Fifty-six years after his accidental death in his Porsche Spyder nicknamed “Little Bastard,” James Dean remains the personification of cool. With intense, penetrating blue eyes, pouting lips and bad boy image, there were few women (and some say men) who could escape his charm. But this is only part of the story for this TWICE posthumously Academy Award nominated actor who, over two short years, with only three films was able to change movies and our definition of cool forever.
As we planned our Indiana trip, we had no choice but to stop and honor the legend in his hometown of Fairmount, IN.
As we strolled up the sidewalk towards the door of the James Dean Gallery, we were excitedly greeted by curator David Loehr’s friendly young pooch Cleo. Her boss, a quiet New Englander and graphic design graduate also came forward to say hello and welcome us to the Dean Gallery and what is the largest private collection of Dean memorabilia in the world.
He guided us through the small gift shop in the front of the house (which doubles, upstairs as his and Cleo’s home), and provided a quick rundown of the museum and promised a map to other interesting Dean sites when we completed our self-guided tour.
We perused the many glass display cabinets filled with everything from personal photos to licensed memorabilia. Being only passive James Dean fans, Victoria and I probably could’ve used more active direction, but walking through the exhibitions you got a sense for how influential this young man was, not only on film, but on other actors and the millions of fans who he captured before and after his untimely death at 24.
Each room of the collection is as thorough as it is interesting. There’s childhood memorabilia including an original handwritten sheet from a grade school assignment, yearbook photos and even a few images from acting class. The collection includes many “licensed” products such as jeans and “Rebel” aftershave and original artwork featuring Dean, both folk art and works by Dean devotee Kenneth Kendall.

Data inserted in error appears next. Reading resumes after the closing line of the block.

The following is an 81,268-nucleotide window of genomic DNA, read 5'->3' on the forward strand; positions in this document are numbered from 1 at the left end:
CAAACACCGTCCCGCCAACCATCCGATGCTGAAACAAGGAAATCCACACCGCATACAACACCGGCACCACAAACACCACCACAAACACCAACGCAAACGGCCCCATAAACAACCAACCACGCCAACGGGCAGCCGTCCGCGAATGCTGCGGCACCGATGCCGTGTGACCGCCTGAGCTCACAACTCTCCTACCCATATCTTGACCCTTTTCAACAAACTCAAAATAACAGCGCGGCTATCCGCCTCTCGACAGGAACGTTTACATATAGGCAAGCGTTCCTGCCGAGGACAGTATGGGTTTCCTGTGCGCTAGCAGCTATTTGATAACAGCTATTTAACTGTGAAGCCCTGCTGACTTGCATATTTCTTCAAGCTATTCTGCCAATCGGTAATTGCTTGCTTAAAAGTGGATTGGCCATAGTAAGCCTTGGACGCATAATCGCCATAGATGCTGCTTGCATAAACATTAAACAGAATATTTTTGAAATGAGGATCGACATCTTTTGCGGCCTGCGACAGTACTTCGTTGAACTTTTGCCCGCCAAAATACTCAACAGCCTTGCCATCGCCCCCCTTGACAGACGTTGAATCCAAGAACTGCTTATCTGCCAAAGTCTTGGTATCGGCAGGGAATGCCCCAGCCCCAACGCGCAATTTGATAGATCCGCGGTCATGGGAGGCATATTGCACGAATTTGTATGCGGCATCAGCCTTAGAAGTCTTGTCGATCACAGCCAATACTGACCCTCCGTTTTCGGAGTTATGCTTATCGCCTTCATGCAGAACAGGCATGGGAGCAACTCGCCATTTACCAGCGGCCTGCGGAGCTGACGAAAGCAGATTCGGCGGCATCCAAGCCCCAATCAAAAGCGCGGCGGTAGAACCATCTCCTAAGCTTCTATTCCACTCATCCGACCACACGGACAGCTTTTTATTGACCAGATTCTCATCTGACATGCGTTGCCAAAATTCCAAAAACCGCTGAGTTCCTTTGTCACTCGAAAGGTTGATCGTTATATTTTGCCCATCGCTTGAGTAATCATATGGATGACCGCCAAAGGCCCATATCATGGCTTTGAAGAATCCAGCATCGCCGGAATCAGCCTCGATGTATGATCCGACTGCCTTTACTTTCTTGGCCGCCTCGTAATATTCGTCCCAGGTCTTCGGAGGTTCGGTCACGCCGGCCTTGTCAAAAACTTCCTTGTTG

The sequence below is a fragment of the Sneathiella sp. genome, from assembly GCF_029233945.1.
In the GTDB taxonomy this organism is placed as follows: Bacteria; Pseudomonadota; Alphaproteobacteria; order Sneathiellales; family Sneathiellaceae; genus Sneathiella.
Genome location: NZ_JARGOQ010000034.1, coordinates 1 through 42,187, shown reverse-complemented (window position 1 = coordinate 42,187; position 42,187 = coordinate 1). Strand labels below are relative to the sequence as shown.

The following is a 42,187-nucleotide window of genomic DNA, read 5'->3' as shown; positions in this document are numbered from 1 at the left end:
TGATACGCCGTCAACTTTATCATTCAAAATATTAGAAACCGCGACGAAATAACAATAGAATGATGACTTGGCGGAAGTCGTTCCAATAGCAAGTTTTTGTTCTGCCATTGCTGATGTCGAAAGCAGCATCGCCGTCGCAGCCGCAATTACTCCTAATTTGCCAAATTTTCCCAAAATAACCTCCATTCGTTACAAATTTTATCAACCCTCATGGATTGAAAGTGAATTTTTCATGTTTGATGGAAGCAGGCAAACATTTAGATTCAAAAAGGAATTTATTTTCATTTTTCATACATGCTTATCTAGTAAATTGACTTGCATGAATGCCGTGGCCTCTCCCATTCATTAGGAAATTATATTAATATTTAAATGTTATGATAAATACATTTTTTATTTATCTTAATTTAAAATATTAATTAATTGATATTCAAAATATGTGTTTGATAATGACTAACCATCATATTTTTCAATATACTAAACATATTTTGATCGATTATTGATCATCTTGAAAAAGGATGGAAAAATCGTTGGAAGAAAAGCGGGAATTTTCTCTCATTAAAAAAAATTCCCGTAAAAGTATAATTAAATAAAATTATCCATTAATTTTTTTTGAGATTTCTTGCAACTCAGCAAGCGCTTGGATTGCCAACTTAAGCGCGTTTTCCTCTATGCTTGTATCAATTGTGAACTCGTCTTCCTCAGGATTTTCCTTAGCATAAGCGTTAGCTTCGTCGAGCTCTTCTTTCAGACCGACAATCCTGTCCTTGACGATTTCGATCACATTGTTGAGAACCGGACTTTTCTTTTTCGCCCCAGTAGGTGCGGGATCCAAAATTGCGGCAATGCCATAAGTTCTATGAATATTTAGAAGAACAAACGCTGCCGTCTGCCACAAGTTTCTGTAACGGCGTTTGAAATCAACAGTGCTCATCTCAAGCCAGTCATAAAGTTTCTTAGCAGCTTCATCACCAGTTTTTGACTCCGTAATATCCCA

Kenneth Kendall’s story is an interesting one, as his one-time encounter with James Dean only 8-months before his death resulted in a lifelong fascination that lived out in paintings, sculptures and more. More interesting however, the bust that the star had reluctantly requested for himself during that visit to Kendall’s studio, was not completed until after his death and now appears in a memorial at the Griffith Observatory in LA and in a park dedicated to Dean in Fairmount (see picture at right). “Mozart may have written his own Requiem,” Kendall said at the time, “but James Dean ordered his own monument.”
In addition to the collection, Loehr has put together a small screening room, with a tiny television that plays clips of Dean’s career comprised of many rare clips and featuring many of Dean’s early television roles and his first ever appearance in a Pepsi Cola advertisement.
In the back of the museum is a vintage shop called “Rebel Rebel” where you can buy everything from vintage postcards to clothing.
The Dean Gallery is a cool look at cool and a must see for all Dean fans or anyone visiting Fairmount. In fact, this tiny town is a place, if not for James Dean may never have known the wonders of cable television, cell phones, or the internet. This town would have been the town that time forgot, the same rural community that the world’s biggest movie star called home in the 40s. If not for the tourism that Dean’s legacy draws, this town would have little if no contact with the outside world.
So please visit and remember Dean’s lasting legacy:
“Dream as though you’ll live forever, live as though you’ll die today.”